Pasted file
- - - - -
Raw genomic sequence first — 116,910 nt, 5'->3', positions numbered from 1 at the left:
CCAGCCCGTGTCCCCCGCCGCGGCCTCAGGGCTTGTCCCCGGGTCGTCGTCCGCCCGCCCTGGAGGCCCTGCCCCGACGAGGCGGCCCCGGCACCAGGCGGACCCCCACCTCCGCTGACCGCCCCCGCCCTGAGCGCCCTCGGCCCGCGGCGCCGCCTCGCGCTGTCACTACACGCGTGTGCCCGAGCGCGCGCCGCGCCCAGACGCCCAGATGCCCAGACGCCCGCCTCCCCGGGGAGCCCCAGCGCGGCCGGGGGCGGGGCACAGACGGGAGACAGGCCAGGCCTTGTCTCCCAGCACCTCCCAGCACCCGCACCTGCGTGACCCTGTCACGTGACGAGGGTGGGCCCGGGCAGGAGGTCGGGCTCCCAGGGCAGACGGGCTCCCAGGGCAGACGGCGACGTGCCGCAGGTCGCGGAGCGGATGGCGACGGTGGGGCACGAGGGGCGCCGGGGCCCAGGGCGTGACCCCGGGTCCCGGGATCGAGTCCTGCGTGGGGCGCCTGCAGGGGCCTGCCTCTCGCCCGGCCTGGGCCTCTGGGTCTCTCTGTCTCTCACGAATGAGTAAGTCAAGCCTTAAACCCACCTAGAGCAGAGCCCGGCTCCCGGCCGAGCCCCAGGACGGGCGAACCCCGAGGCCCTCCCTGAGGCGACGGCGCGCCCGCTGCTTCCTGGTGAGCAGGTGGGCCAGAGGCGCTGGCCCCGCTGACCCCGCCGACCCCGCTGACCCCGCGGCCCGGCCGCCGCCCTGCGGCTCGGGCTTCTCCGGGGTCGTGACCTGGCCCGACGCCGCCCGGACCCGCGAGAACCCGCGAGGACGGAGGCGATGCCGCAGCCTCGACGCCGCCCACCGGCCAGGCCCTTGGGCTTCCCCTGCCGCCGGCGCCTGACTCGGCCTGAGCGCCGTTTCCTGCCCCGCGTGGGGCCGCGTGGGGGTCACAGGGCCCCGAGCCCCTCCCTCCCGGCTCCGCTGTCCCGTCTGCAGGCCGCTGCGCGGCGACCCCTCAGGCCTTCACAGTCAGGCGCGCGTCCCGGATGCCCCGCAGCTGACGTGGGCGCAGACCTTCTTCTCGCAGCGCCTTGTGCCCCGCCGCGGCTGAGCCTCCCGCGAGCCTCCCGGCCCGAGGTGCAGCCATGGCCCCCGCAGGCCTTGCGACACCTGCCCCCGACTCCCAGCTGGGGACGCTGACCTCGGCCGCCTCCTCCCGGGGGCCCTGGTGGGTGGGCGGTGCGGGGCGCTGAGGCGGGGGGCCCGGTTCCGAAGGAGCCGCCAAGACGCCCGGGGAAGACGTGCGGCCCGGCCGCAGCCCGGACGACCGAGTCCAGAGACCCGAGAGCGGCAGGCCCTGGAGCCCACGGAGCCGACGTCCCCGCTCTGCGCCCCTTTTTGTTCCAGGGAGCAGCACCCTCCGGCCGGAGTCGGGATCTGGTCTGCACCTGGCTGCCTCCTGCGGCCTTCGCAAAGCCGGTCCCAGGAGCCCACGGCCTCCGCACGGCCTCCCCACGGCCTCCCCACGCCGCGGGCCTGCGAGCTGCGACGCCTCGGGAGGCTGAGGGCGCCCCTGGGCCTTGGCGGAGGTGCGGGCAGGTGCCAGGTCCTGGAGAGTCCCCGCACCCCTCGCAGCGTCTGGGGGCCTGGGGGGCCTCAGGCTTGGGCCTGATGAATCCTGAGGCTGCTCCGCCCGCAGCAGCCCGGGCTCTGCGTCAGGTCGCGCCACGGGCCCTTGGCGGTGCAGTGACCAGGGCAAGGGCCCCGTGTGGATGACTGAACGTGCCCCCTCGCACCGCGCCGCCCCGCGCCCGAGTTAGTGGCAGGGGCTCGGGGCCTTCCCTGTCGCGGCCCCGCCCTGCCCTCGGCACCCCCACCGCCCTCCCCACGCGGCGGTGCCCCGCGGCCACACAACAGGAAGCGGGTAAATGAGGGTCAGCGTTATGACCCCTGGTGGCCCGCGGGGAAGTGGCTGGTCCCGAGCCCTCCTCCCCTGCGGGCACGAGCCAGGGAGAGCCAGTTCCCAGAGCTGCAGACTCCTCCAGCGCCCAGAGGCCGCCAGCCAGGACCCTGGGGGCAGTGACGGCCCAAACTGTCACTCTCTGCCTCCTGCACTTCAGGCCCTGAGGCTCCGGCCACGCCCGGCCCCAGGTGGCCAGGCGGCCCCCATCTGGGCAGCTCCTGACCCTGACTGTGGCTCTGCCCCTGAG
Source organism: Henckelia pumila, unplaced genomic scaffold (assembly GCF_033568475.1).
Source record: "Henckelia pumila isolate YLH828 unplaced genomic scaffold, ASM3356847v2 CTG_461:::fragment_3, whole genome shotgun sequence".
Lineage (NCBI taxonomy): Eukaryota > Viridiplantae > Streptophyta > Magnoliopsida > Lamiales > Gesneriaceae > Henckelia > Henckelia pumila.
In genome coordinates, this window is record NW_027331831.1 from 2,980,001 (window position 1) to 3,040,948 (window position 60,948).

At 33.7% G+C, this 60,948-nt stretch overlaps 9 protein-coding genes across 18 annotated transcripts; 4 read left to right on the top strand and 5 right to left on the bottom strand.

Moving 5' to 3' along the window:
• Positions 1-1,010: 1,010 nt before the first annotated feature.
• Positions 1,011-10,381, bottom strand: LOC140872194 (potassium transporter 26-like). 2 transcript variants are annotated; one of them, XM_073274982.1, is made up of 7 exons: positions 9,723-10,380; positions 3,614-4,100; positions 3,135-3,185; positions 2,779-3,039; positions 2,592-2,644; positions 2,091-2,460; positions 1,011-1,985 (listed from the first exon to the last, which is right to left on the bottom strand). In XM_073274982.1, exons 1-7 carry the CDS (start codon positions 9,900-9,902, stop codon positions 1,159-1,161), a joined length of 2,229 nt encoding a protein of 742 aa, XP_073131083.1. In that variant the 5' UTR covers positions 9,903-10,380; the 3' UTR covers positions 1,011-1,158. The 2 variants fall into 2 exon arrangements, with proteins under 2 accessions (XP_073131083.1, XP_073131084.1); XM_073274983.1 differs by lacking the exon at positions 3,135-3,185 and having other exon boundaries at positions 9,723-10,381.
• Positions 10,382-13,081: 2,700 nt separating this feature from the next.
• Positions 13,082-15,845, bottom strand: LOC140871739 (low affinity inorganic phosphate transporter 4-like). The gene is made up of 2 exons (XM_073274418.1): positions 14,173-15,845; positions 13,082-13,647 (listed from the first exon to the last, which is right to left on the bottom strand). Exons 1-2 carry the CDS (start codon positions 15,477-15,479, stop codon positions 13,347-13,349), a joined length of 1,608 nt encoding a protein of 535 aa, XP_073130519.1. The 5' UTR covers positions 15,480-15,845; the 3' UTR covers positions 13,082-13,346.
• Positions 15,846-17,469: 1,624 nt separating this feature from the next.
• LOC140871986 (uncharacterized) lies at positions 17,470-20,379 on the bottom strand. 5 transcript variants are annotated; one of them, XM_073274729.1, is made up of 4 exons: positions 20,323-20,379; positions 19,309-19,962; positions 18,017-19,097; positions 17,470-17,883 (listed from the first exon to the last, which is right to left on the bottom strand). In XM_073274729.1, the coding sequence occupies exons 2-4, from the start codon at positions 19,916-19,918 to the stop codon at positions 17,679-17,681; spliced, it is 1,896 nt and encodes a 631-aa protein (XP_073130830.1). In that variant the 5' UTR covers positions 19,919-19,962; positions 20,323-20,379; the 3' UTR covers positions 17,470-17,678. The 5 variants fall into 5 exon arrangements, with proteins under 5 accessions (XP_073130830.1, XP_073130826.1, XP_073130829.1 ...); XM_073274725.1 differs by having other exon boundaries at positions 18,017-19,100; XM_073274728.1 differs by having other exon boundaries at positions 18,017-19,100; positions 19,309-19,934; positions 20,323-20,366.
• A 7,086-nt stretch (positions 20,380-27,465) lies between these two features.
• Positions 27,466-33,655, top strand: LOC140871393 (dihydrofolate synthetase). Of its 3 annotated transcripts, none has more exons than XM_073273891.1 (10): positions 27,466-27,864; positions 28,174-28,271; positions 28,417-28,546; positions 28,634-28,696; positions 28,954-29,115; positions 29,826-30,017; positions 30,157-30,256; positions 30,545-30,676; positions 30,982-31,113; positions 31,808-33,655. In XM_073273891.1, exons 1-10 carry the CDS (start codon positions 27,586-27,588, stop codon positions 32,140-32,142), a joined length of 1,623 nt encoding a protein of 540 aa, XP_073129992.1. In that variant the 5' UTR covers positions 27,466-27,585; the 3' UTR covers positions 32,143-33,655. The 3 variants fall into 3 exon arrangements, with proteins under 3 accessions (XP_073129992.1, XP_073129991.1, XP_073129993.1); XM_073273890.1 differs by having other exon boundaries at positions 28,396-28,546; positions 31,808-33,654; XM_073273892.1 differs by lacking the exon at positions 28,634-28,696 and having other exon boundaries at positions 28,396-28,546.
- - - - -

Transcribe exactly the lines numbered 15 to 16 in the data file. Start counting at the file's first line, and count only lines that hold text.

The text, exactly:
• A 7,086-nt stretch (positions 20,380-27,465) lies between these two features.
• Positions 27,466-33,655, top strand: LOC140871393 (dihydrofolate synthetase). Of its 3 annotated transcripts, none has more exons than XM_073273891.1 (10): positions 27,466-27,864; positions 28,174-28,271; positions 28,417-28,546; positions 28,634-28,696; positions 28,954-29,115; positions 29,826-30,017; positions 30,157-30,256; positions 30,545-30,676; positions 30,982-31,113; positions 31,808-33,655. In XM_073273891.1, exons 1-10 carry the CDS (start codon positions 27,586-27,588, stop codon positions 32,140-32,142), a joined length of 1,623 nt encoding a protein of 540 aa, XP_073129992.1. In that variant the 5' UTR covers positions 27,466-27,585; the 3' UTR covers positions 32,143-33,655. The 3 variants fall into 3 exon arrangements, with proteins under 3 accessions (XP_073129992.1, XP_073129991.1, XP_073129993.1); XM_073273890.1 differs by having other exon boundaries at positions 28,396-28,546; positions 31,808-33,654; XM_073273892.1 differs by lacking the exon at positions 28,634-28,696 and having other exon boundaries at positions 28,396-28,546.